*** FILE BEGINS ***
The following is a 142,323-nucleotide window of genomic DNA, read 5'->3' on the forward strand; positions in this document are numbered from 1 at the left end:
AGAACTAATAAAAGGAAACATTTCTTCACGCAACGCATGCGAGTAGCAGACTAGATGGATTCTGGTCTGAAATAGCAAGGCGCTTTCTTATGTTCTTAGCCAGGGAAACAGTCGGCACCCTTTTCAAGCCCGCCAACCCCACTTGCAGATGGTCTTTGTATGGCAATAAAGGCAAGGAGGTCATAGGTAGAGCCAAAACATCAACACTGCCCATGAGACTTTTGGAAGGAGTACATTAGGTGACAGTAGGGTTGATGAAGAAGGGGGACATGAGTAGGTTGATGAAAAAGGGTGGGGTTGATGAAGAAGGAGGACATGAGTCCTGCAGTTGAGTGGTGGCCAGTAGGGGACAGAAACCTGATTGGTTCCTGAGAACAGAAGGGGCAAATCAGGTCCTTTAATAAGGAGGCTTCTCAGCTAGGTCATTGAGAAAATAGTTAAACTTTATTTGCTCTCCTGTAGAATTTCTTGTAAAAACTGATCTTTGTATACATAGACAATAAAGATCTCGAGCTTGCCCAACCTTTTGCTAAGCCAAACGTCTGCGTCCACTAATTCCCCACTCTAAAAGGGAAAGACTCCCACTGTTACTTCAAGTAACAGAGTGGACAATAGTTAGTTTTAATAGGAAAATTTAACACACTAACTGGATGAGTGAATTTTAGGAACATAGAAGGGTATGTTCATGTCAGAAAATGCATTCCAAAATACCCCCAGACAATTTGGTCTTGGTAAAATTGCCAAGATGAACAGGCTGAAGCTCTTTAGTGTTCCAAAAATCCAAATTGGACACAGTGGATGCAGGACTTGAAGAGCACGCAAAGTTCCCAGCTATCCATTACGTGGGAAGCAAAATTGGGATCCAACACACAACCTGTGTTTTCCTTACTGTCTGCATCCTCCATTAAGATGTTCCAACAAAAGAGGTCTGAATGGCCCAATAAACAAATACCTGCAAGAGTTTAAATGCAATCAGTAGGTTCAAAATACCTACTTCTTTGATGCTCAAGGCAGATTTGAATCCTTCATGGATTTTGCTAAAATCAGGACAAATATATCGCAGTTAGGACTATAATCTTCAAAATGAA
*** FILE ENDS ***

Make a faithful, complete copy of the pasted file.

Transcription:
The following is a 142,323-nucleotide window of genomic DNA, read 5'->3' on the forward strand; positions in this document are numbered from 1 at the left end:
AGAACTAATAAAAGGAAACATTTCTTCACGCAACGCATGCGAGTAGCAGACTAGATGGATTCTGGTCTGAAATAGCAAGGCGCTTTCTTATGTTCTTAGCCAGGGAAACAGTCGGCACCCTTTTCAAGCCCGCCAACCCCACTTGCAGATGGTCTTTGTATGGCAATAAAGGCAAGGAGGTCATAGGTAGAGCCAAAACATCAACACTGCCCATGAGACTTTTGGAAGGAGTACATTAGGTGACAGTAGGGTTGATGAAGAAGGGGGACATGAGTAGGTTGATGAAAAAGGGTGGGGTTGATGAAGAAGGAGGACATGAGTCCTGCAGTTGAGTGGTGGCCAGTAGGGGACAGAAACCTGATTGGTTCCTGAGAACAGAAGGGGCAAATCAGGTCCTTTAATAAGGAGGCTTCTCAGCTAGGTCATTGAGAAAATAGTTAAACTTTATTTGCTCTCCTGTAGAATTTCTTGTAAAAACTGATCTTTGTATACATAGACAATAAAGATCTCGAGCTTGCCCAACCTTTTGCTAAGCCAAACGTCTGCGTCCACTAATTCCCCACTCTAAAAGGGAAAGACTCCCACTGTTACTTCAAGTAACAGAGTGGACAATAGTTAGTTTTAATAGGAAAATTTAACACACTAACTGGATGAGTGAATTTTAGGAACATAGAAGGGTATGTTCATGTCAGAAAATGCATTCCAAAATACCCCCAGACAATTTGGTCTTGGTAAAATTGCCAAGATGAACAGGCTGAAGCTCTTTAGTGTTCCAAAAATCCAAATTGGACACAGTGGATGCAGGACTTGAAGAGCACGCAAAGTTCCCAGCTATCCATTACGTGGGAAGCAAAATTGGGATCCAACACACAACCTGTGTTTTCCTTACTGTCTGCATCCTCCATTAAGATGTTCCAACAAAAGAGGTCTGAATGGCCCAATAAACAAATACCTGCAAGAGTTTAAATGCAATCAGTAGGTTCAAAATACCTACTTCTTTGATGCTCAAGGCAGATTTGAATCCTTCATGGATTTTGCTAAAATCAGGACAAATATATCGCAGTTAGGACTATAATCTTCAAAATGAA